Facebook then moved the video bar forward with ‘Facebook Live’. Even though it isn’t like ‘Facetime’ where we can visit in real time. You can view the video and post comments. Unfortunately, we were able to see the benefit of ‘Facebook Live’ eight months later my other brother died in a car accident in California, and again, many family members were unable to travel to the memorial. Our niece used  ‘Facebook Live’ to video the entire service. It was wonderful to not only watch the videos, but to also comment and read the comments of others. Technology has indeed caused the world to become much smaller and more intimate. Ain’t technology great?

"Finishing Well: Finding the Joy in Dementia" can be ordered by clicking on the following link: https://www.amazon.com/-/e/B01GAG2ZMS
“Finishing Well: Finding the Joy in Dementia” By Senia Owensby

Has your world been touched by dementia? Or, are you a caregiver? My recent book, “Finishing Well: Finding Joy in the Journey”, is a collection of stories and tips about doing life with my Mama. May it encourage and inspire you to find the joy in your own, unique journey. Find our group on Facebook 

Chicken Soup: My Crazy Family

I recently received some good news! After submitting a couple of stories to “Chicken Soup for the Soul“, I was notified that one of my stories had been selected for their ‘My Crazy Family‘ book.

The front of the Chicken Soup: My Crazy Family book
The front of the Chicken Soup: My Crazy Family book

The story I submitted is called “Flights of Fancy“, (page 293). In the story, I relate some fun and fashion that we along with our son and his wife enjoyed on a trip to visit family living in Charlotte, North Carolina – more specifically, the adventure we had on the flight over.

The book is available:

Chicken Soup says this about the book

Everyone Has a Great Story about “My Crazy Family”A New Chicken Soup for the Soul Collection Showcases Those Wacky, Lovable Relatives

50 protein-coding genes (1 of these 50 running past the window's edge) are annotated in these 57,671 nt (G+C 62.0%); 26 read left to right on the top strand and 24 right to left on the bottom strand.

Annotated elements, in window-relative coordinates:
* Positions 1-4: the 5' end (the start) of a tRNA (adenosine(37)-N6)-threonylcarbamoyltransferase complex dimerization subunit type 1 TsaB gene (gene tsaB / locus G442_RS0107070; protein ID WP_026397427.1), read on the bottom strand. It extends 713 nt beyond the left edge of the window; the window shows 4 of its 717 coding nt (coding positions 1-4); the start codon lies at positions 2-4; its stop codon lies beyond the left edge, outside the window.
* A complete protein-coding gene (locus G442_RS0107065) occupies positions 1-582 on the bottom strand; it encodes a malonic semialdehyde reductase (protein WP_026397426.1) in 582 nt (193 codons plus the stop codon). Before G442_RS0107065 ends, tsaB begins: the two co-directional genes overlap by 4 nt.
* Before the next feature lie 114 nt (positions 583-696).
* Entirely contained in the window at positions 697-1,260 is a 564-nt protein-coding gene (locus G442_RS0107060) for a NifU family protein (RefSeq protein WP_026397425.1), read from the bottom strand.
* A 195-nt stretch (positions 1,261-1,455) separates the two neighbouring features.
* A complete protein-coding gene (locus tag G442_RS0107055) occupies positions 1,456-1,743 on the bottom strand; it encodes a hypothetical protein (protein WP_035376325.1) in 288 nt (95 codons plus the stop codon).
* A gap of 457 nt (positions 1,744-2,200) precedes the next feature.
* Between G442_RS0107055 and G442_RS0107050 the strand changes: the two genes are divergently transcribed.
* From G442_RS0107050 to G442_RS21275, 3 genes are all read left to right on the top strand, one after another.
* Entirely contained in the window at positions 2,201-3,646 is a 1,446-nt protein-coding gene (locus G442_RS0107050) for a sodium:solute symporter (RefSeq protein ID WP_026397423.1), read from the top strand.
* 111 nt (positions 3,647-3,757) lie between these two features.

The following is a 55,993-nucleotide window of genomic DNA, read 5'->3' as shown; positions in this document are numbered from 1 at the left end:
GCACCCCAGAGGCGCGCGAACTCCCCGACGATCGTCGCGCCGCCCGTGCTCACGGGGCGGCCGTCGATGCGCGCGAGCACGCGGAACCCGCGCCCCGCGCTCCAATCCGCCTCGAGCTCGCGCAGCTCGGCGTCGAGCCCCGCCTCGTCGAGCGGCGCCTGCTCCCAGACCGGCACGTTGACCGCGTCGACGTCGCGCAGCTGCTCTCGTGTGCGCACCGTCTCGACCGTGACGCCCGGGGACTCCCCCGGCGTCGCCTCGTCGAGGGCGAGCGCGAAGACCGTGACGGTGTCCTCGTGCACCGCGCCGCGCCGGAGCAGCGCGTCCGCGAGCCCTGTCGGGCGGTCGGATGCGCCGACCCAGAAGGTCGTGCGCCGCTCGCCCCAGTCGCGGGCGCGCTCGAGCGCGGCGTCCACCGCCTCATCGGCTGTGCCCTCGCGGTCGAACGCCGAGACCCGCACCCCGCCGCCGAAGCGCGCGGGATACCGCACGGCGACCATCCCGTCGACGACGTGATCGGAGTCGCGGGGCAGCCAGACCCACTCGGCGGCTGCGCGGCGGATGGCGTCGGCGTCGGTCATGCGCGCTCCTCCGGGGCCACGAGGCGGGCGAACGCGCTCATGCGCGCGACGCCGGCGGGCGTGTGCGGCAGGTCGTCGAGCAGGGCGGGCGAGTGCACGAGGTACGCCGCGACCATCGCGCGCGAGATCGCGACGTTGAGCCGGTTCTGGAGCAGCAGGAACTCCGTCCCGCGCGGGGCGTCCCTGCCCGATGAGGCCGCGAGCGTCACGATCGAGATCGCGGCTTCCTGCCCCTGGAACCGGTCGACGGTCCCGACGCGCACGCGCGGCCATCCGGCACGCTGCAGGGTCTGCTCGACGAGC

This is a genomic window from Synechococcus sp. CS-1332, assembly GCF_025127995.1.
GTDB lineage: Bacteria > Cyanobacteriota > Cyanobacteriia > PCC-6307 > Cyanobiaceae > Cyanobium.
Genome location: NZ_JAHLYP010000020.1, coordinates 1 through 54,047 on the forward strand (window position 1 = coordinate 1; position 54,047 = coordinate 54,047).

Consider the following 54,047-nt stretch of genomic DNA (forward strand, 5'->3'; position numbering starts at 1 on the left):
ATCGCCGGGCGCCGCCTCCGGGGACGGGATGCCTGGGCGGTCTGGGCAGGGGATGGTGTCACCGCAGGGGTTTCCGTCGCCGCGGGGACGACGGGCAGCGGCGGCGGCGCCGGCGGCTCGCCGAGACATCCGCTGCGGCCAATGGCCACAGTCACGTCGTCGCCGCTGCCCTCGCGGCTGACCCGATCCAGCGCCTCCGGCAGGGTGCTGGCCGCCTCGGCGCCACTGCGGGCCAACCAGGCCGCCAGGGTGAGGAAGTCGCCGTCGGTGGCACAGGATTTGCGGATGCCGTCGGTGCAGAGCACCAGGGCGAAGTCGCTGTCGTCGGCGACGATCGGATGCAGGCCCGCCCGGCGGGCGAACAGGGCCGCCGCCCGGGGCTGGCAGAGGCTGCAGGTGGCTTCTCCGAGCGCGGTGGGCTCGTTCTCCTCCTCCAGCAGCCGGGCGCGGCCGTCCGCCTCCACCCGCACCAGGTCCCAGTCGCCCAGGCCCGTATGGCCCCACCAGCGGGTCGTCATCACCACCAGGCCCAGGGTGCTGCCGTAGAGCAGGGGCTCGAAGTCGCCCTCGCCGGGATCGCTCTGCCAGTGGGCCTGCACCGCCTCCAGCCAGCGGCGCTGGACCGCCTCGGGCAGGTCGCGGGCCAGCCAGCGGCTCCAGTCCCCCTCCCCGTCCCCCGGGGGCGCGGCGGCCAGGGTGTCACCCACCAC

Nearly everyone thinks his or her own family is “crazy” or has at least one or two members who stand out from the crowd in a unique way. With its 101 stories of wacky, yet lovable, relatives, Chicken Soup for the Soul: My Crazy Family (Chicken Soup for the Soul, LLC; Amy Newmark; April 10, 2018, 978-1-611599770, $14.95), provides a heartwarming and hilarious tour of everyone else’s families!

Chicken Soup for the Soul’s editor-in-chief Amy Newmark says, “What I loved about these stories is how much the writers truly care about their family members. Every story is filled with love and admiration for that eccentric aunt, that strict dad with a heart of gold, that flighty grandma who ultimately imparts the best advice, or that quirky mom who helps a family have fun together. As I read the stories, I felt even more strongly the bonds of family and appreciated my own.”


Chicken Soup for the Soul, the world’s favorite and most recognized storyteller, publishes the famous Chicken Soup for the Soul book series. With well over 100 million books sold to date in the U.S. and
Canada alone, more than 250 titles, and translations into more than 40 languages, “chicken soup for the soul” is one of the world’s best-known phrases and is regularly referenced in pop culture. Today, 25 years after it first began sharing happiness, inspiration and hope through its books, this socially conscious company continues to publish a new title a month, but has also evolved beyond the bookstore with super premium pet food, television shows, and movies through its subsidiary, Chicken Soup for the Soul
Entertainment, podcasts, positive journalism from aplus.com, education programs, and licensed products, all revolving around true stories, as the company continues “changing the world one story at a time®.”

Andy finished life well – but way too soon

Andy Jon (my brother)
Andy Jon (my brother)